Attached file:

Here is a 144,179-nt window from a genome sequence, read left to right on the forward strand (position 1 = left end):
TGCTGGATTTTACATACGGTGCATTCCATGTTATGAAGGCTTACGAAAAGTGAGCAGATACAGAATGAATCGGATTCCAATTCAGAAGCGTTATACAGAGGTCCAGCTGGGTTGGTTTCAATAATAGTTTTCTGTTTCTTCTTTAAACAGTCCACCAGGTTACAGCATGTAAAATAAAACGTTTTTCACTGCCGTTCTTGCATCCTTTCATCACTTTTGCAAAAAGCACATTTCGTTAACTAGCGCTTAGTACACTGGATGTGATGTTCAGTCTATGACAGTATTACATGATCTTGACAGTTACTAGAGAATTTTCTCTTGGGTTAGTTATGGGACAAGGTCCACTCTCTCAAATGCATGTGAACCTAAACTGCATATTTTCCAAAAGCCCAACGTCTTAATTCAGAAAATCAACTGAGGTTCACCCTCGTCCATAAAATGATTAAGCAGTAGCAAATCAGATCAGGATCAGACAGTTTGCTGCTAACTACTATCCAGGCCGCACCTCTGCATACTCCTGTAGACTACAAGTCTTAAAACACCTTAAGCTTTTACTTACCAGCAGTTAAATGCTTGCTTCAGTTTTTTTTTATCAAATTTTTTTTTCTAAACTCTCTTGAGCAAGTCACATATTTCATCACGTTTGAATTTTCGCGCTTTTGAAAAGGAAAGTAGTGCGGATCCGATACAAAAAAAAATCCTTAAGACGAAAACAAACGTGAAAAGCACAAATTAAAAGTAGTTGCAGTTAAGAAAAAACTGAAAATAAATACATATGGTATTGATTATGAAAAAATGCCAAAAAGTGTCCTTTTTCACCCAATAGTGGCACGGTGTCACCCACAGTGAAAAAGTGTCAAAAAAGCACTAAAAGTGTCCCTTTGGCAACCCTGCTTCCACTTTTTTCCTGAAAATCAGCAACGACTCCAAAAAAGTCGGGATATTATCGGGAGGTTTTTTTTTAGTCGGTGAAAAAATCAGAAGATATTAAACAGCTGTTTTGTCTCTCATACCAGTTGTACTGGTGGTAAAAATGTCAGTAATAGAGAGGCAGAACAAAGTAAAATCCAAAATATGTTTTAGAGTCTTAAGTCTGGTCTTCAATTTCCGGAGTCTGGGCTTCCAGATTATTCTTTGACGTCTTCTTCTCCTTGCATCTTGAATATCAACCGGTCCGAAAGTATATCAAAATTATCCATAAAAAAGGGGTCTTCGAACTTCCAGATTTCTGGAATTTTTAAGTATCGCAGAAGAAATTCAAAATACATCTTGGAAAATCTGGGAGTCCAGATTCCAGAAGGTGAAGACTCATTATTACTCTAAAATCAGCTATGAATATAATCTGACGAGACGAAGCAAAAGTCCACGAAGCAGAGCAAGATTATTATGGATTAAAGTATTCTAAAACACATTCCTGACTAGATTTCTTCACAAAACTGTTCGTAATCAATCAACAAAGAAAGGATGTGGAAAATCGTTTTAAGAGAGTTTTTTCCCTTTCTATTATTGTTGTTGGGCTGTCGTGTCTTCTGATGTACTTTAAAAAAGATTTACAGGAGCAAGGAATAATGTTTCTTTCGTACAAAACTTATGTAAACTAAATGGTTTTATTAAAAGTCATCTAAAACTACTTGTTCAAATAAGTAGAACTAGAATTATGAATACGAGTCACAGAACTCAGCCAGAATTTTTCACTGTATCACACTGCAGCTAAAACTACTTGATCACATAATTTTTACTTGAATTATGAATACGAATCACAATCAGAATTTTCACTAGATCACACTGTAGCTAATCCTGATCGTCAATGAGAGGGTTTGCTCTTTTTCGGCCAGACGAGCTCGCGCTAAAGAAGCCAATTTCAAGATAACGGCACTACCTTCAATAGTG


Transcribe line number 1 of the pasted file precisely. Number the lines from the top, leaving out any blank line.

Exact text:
Here is a 144,179-nt window from a genome sequence, read left to right on the forward strand (position 1 = left end):